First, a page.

Japan's `lost decade' leaves many in dire straits


Sun, Jun 04, 2006 - Page 12

Japan's economy is headed for its longest post-war expansion but away from the thronging shopping malls, new skyscrapers and luxury condominiums, many elderly and unemployed complain of losing out.

Kurumada, 72, who declined to give his first name, says he can only afford two meals a day with his welfare payment of ?96,000 (US$870) per month from the government, which also subsidizes his rent.

"I feel I just survive. I don't feel I'm living a life," said the former blue-collar worker, who began receiving benefits four years ago after heart disease forced him to give up his job fixing electric equipment.

Before he earned up to ?5 million, or about US$45,000, a year.

"Now I can't afford three meals a day," he said with rueful smile in his small one-room apartment in Arakawa ward in the old area of Tokyo.

Elsewhere in the capital, 71-year-old Kimiko Kimura has to make do with no bath or shower.

"There is no room equipped with a bath available at a cheap enough rent in Tokyo," said Kimura, who ran a small polystyrene business north of the city until her husband's death.

These are not extraordinary cases in Japan, which has prided itself since the end of World War II on being a classless society. Even today people in need are often reluctant to ask for help.

"In Japan, poor people hide. Those who live on social security don't talk about it because they think they are responsible for their own misfortune," said Kazuya Hata, a charity worker at The Group to Protect Living and Health.

Homelessness, which was largely unknown in Japan until the economic bubble burst in the early 1990s, has also risen and many parks are dotted with the blue tarpaulins of their makeshift shelters.

Japan's economy may be finally emerging from the `lost decade' of deflation but it is still expected to have more than one million households on welfare on average in the year to March, according to the most recent government survey.

This is about 2 percent of the total number of households in Japan and a 60 percent jump from 10 years ago, according to the Ministry of Health, Welfare and Labor.

While the increase is largely due to the aging population, the total number of working-age people on welfare, including disability and other benefits, has also gone up.

Almost 20 percent of the Japanese population is now aged 65 or older.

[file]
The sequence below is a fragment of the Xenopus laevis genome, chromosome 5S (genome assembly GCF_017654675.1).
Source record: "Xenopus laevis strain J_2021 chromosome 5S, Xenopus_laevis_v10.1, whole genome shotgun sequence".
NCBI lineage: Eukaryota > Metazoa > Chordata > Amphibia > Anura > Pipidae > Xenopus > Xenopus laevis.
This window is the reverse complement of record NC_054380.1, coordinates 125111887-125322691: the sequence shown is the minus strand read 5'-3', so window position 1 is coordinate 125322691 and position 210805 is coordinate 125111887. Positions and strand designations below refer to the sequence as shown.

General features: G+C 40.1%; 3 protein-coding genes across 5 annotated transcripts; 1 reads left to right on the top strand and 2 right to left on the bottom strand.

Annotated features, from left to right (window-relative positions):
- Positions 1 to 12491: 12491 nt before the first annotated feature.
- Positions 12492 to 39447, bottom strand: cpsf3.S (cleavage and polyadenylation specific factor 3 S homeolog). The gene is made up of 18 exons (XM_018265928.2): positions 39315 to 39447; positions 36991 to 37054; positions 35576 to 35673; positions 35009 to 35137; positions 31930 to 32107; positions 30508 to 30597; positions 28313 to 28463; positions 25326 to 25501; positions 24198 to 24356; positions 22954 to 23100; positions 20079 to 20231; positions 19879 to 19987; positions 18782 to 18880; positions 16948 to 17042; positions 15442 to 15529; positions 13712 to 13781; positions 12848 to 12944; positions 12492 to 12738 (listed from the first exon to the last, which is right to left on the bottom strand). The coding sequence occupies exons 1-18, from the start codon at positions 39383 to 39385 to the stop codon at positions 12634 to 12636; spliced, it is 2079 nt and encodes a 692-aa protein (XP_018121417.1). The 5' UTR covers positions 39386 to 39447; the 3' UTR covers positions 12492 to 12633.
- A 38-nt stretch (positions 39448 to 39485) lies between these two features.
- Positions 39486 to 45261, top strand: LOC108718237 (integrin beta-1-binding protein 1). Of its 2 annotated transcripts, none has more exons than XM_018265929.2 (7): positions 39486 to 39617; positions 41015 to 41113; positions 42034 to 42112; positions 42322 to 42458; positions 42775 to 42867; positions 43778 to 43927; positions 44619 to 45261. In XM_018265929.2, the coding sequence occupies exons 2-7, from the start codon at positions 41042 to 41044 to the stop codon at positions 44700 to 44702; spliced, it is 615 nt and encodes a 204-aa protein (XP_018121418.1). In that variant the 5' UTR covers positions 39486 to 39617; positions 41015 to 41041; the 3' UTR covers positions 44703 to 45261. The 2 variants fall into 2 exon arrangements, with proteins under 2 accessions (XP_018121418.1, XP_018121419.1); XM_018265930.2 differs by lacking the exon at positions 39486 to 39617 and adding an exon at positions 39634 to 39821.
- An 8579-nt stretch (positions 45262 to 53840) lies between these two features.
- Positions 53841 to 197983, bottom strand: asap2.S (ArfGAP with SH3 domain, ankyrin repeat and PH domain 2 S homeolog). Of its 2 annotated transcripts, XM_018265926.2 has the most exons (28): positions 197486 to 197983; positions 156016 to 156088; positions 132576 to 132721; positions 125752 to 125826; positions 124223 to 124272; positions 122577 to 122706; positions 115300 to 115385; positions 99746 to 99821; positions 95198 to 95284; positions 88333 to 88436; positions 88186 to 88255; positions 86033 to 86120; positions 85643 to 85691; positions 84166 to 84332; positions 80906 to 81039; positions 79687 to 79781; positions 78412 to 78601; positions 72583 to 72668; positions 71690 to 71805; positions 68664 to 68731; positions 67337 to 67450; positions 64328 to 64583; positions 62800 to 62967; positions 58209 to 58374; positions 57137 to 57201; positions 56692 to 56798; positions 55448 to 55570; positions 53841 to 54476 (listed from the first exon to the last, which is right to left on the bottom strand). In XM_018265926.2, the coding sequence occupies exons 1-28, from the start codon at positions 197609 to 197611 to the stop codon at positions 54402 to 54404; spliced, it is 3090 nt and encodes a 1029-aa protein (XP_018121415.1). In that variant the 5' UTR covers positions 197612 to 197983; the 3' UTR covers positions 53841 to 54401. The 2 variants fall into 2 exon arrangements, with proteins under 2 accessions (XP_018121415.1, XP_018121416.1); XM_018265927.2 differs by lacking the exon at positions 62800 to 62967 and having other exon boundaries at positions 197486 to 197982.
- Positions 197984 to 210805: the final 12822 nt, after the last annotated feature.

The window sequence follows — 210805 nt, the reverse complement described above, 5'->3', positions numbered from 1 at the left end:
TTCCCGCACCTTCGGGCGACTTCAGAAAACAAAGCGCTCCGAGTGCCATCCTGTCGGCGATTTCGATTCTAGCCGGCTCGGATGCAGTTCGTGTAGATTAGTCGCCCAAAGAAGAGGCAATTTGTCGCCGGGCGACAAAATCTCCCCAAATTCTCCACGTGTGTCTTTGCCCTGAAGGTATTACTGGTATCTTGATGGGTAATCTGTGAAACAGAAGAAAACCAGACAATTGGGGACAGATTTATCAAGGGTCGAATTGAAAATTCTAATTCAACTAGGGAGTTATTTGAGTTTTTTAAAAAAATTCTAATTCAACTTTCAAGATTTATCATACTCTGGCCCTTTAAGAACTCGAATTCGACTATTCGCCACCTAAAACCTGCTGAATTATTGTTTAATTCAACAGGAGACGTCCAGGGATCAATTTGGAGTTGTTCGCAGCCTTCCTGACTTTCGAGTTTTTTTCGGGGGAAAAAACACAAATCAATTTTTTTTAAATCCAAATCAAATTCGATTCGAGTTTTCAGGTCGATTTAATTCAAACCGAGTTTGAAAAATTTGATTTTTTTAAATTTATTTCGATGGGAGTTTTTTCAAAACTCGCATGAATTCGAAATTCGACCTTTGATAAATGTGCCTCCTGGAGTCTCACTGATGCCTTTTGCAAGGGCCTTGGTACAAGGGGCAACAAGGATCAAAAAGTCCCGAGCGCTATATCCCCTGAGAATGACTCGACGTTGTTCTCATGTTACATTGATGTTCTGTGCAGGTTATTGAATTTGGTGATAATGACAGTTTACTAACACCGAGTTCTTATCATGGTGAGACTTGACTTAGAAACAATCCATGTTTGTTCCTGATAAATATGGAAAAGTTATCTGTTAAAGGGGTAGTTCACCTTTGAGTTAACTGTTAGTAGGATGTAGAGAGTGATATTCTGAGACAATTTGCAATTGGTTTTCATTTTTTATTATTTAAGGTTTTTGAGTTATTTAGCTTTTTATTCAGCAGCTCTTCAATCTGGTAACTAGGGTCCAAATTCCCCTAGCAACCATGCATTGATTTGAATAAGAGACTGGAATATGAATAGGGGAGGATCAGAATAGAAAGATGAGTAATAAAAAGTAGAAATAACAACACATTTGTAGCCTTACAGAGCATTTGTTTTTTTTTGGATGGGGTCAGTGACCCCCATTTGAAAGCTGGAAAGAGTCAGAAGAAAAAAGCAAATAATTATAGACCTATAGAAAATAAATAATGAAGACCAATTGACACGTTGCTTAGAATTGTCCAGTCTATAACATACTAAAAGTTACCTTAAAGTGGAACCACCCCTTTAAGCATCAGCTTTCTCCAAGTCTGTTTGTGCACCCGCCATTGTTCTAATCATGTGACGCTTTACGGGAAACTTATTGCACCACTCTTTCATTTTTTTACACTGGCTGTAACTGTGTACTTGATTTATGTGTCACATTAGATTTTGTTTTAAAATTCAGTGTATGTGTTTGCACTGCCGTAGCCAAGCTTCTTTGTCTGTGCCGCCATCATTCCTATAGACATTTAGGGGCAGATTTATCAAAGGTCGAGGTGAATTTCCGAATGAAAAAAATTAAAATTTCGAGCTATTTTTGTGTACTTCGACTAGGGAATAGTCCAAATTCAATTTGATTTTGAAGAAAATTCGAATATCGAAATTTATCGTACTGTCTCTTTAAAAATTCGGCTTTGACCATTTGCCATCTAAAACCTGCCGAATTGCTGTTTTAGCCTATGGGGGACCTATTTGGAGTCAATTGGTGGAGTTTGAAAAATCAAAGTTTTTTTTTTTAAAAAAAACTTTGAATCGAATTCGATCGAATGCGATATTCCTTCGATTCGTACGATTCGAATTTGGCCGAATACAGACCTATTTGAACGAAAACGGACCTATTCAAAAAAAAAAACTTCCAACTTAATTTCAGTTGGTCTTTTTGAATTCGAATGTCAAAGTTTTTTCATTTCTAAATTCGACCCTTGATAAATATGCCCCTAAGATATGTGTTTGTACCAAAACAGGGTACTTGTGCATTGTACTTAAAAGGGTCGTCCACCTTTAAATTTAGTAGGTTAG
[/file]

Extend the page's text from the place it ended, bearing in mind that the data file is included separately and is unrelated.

This ratio, already at a record high, will only increase as post-war baby boomers approach retirement age, while the falling birthrate is set to put increasing strains on the public finances.

While some struggle to scrape by, those with cash to burn head for ultra-chic shopping complexes in Tokyo with jaw-dropping prices, such as Roppongi Hills and its new sister mall Omotesando Hills.

Social inequalities may still be less pronounced in Japan than many other countries but there is increasing public concern about the emergence of the "haves" and the "have-nots" -- and the rising number of Japanese millionaires.

For many Japanese the unsavory side of the country's new style of capitalism was embodied by the fall from grace of Takafumi Horie, the high-flying founder of the Livedoor Internet firm now indicted for fraud.

A poll in March by the Yomiuri newspaper found that some 81 percent of Japanese people think the income gap is widening and many blame Prime Minister Junichiro Koizumi's reforms as he seeks to slim down the government.

According to the Organization for Economic Co-operation and Development (OECD), Japan's gini coefficient, a leading measure of inequality, stood at 0.314 in 2004, worse than Germany, France and Scandinavian nations but better than the US and Britain.

In 1969 Japan's gini coefficient was 0.316, above France's 0.414 at around the same time, where zero corresponds to perfect equality and 1.0 to perfect inequality.

On the face of it Japan's economy is in the best shape for a long time with the unemployment rate is at a seven-year low of 4.1 percent.

The number of people receiving jobless benefits declined to 628,000 in the fiscal year to March this year from 1.1 million four years earlier, out of a total population of about 127 million, according to government statistics.

However, not everyone is benefiting from falling unemployment, said Takuro Morinaga, an economics professor at Dokkyo University near Tokyo.

"Many specialists say the income gap has been rapidly widening," he said, noting that under Koizumi's reforms it has become easier for manufacturing companies to hire temporary workers.

"This means that many workers who used to be protected by the law can suddenly be fired, even though they are on lower incomes," Morinaga added.